Isaiah 58:1-11
The Rev. Dr. Robert S. Langworthy, preaching

The practice of religion can be helpful to the development of a God-pleasing life.
But it can also be detrimental!

Religion consists of certain rituals like attending worship, joining in fellowship activities and praying together. God prescribes them, not for His sake, but for ours. For when we do them right, they draw our hearts close to His, and allow what is on God’s heart to get into our hearts and move us to do what God most wants us to do: be good to others.

Religion is designed to develop in us a life of justice and compassion, a life in which we treat others fairly, give them their due, and take care of those in need.

The proof of authentic religion is whether it inspires us to take such action.

The sign of a false religion is whether it gives just enough contact with God to inoculate people against contracting God’s passion to see justice done and compassion given. If our religion leaves us indifferent and inactive in the face of human need, that is a religion of which we need to repent! It will delude us into thinking we’re living close to God when in fact our actions – or lack thereof – are showing we’re living far from God.

That was the religion of too many people in Isaiah’s day. Though they relished and studied God’s words, they didn’t let God’s words grip their hearts and compel them to just and compassionate conduct. God hated their merely going through the motions of the real life of religion, lamenting, “Day after day they seek me and delight to know my ways, as if they were a nation that practiced righteousness and did not forsake the ordinance of their God”. They were, God says here, actually engaged in a “rebellion” against Him, and had so put Him at arm’s length that they could no longer make out His “answers” when they called upon Him or hear Him say, “Here I am”, when they cried for His help.

Do you remember when Jesus, in Matthew 23:23, criticized the religious leaders of His day, saying, “You tithe mint, dill, and cumin, and have neglected the weightier matters of the law: justice and mercy and faith. It is these you ought to have practiced without neglecting the others.” Jesus affirmed there the practice of tithing, but decried their way of tithing. They got so caught up in working out its details, apply it even to their holdings in precious spices, that they never got around to its more substantial concern to change the evil economic systems and the prospects for those denied a fair chance.

I think something like that was going on in Isaiah’s context. The Lord approved the practice of fasting, but wanted His people to do it in the fullest sense. To do it in the fullest sense is to move beyond the exercise of self-denial for the sake of nurturing one’s own spirituality and to practice self-denial for the sake of providing nourishment for the hungry and freedom for the oppressed. God says here, “Is not this the fast that I choose: to loose the bonds of injustice … to share your bread with the poor?”

Lent is a good time to examine ourselves and to reflect on whether the practice of our spiritual disciplines – tithing, fasting, praying, attending worship, and the like – are firing up our devotion to the “the weightier matters” of justice and compassion.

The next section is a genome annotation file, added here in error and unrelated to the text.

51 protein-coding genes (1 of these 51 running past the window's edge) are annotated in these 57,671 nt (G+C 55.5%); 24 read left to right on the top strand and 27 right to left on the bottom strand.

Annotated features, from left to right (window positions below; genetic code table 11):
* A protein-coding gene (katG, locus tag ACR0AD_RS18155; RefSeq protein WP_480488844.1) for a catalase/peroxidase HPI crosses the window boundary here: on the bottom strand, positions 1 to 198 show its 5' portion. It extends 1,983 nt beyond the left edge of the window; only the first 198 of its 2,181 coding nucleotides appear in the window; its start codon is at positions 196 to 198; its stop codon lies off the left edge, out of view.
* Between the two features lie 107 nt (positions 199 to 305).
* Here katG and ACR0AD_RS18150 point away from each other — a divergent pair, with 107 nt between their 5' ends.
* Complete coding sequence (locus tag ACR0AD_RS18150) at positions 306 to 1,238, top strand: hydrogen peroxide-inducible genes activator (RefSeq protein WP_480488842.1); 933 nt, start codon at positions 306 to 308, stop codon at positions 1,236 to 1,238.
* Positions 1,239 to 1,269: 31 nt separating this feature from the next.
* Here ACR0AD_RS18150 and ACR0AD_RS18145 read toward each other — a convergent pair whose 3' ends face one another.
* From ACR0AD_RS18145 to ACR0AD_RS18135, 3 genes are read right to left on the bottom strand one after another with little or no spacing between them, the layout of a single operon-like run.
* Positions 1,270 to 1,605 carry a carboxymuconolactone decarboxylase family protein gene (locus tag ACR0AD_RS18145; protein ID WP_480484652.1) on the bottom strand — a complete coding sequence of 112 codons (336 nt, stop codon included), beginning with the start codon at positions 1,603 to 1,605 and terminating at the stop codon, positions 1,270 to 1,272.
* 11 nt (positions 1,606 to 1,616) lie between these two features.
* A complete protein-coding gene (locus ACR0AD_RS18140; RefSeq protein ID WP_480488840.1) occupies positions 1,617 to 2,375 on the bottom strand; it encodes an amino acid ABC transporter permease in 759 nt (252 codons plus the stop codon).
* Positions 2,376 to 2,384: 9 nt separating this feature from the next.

However, since none of can do everything, we must evaluate ourselves in light of what God is expecting us in particular to do.

It is helpful for developing our understanding of our specific call to begin by asking ourselves this question: “What must be done by me, or won’t get done at all?” Thinking about that will give us a start on discerning the individual part we are to play in God’s big overall plans.

Often, within our family or our closest circle of friends, we are uniquely positioned to bless someone in a way no one else can. For example, though hired people are assisting my sickly 97-year-old mother, there are gifts of God’s grace that only I am able to give her. Likewise, there are things that only I can do for Adele and for certain others because of our shared history and special connection.

Of course, God keeps us pushing outward into larger and larger circles of caring, and often into service of people with whom we have no previous history or prior connection – and that is when it can get quite hard to figure out what exactly is ours to do.

The two prime ways I know to figure it out are, first, praying and then listening to the Spirit, and, second, talking it out with others who listen to the Spirit and then listening to them.
Even after doing all that, there may still be no choice but to attempt things we think might be what we’re supposed to do and then learn what is ours to do by trial and error. After all, only a moving car, and never a parked one, can be steered. So God, I think, like us to try various ministries on for size to see what our particular call might be. Other things being equal, God’s call is that we do what brings us a sense of both enjoyment and effectiveness.

Whatever we end up doing to try to bless others, we end up being blessed in the process. This scripture promises that, if we pursue justice and compassion, God’s light will rise upon us, and we will become like a “watered garden…whose waters never fail”.
Doing good sure sounds good to me!  Let us pray.

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